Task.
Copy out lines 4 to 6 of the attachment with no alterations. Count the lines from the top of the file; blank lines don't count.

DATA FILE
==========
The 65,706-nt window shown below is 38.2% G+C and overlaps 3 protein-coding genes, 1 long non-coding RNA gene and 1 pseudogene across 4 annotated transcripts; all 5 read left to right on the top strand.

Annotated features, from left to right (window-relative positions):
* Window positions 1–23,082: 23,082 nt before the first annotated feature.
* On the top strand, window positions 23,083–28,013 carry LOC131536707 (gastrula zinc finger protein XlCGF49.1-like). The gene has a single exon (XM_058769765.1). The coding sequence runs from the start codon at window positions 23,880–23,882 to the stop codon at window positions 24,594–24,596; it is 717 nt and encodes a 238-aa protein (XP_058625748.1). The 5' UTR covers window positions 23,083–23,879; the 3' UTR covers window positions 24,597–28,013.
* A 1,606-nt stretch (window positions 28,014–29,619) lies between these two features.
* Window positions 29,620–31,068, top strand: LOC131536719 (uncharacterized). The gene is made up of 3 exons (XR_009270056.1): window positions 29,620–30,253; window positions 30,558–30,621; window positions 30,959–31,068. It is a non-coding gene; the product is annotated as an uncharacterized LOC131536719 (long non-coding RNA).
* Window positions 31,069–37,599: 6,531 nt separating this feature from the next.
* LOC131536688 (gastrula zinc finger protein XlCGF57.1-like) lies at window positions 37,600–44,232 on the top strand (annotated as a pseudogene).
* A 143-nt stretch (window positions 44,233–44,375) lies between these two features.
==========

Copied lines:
* On the top strand, window positions 23,083–28,013 carry LOC131536707 (gastrula zinc finger protein XlCGF49.1-like). The gene has a single exon (XM_058769765.1). The coding sequence runs from the start codon at window positions 23,880–23,882 to the stop codon at window positions 24,594–24,596; it is 717 nt and encodes a 238-aa protein (XP_058625748.1). The 5' UTR covers window positions 23,083–23,879; the 3' UTR covers window positions 24,597–28,013.
* A 1,606-nt stretch (window positions 28,014–29,619) lies between these two features.
* Window positions 29,620–31,068, top strand: LOC131536719 (uncharacterized). The gene is made up of 3 exons (XR_009270056.1): window positions 29,620–30,253; window positions 30,558–30,621; window positions 30,959–31,068. It is a non-coding gene; the product is annotated as an uncharacterized LOC131536719 (long non-coding RNA).